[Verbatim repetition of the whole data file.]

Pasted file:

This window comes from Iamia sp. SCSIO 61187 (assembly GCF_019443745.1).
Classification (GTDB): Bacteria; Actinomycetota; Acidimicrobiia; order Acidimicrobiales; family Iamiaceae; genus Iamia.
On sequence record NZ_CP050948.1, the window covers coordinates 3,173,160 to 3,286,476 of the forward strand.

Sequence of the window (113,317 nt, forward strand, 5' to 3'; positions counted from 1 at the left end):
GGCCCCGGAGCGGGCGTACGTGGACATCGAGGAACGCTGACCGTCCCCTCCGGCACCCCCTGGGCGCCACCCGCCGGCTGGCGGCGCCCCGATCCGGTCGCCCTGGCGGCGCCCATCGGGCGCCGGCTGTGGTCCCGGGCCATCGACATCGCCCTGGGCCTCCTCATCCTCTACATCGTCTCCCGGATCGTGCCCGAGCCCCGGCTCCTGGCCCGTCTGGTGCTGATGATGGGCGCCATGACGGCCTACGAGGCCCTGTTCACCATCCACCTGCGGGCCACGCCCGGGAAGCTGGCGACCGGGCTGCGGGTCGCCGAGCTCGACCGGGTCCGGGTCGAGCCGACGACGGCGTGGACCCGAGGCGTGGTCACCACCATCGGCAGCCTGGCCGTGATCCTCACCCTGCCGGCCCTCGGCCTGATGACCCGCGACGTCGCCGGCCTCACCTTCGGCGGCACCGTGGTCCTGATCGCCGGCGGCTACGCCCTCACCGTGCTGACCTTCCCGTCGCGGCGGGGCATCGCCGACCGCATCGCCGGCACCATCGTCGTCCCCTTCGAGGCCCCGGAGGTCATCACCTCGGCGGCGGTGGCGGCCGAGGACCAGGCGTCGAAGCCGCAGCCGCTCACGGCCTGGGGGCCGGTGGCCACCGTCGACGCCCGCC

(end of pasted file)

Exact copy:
This window comes from Iamia sp. SCSIO 61187 (assembly GCF_019443745.1).
Classification (GTDB): Bacteria; Actinomycetota; Acidimicrobiia; order Acidimicrobiales; family Iamiaceae; genus Iamia.
On sequence record NZ_CP050948.1, the window covers coordinates 3,173,160 to 3,286,476 of the forward strand.

Sequence of the window (113,317 nt, forward strand, 5' to 3'; positions counted from 1 at the left end):
GGCCCCGGAGCGGGCGTACGTGGACATCGAGGAACGCTGACCGTCCCCTCCGGCACCCCCTGGGCGCCACCCGCCGGCTGGCGGCGCCCCGATCCGGTCGCCCTGGCGGCGCCCATCGGGCGCCGGCTGTGGTCCCGGGCCATCGACATCGCCCTGGGCCTCCTCATCCTCTACATCGTCTCCCGGATCGTGCCCGAGCCCCGGCTCCTGGCCCGTCTGGTGCTGATGATGGGCGCCATGACGGCCTACGAGGCCCTGTTCACCATCCACCTGCGGGCCACGCCCGGGAAGCTGGCGACCGGGCTGCGGGTCGCCGAGCTCGACCGGGTCCGGGTCGAGCCGACGACGGCGTGGACCCGAGGCGTGGTCACCACCATCGGCAGCCTGGCCGTGATCCTCACCCTGCCGGCCCTCGGCCTGATGACCCGCGACGTCGCCGGCCTCACCTTCGGCGGCACCGTGGTCCTGATCGCCGGCGGCTACGCCCTCACCGTGCTGACCTTCCCGTCGCGGCGGGGCATCGCCGACCGCATCGCCGGCACCATCGTCGTCCCCTTCGAGGCCCCGGAGGTCATCACCTCGGCGGCGGTGGCGGCCGAGGACCAGGCGTCGAAGCCGCAGCCGCTCACGGCCTGGGGGCCGGTGGCCACCGTCGACGCCCGCC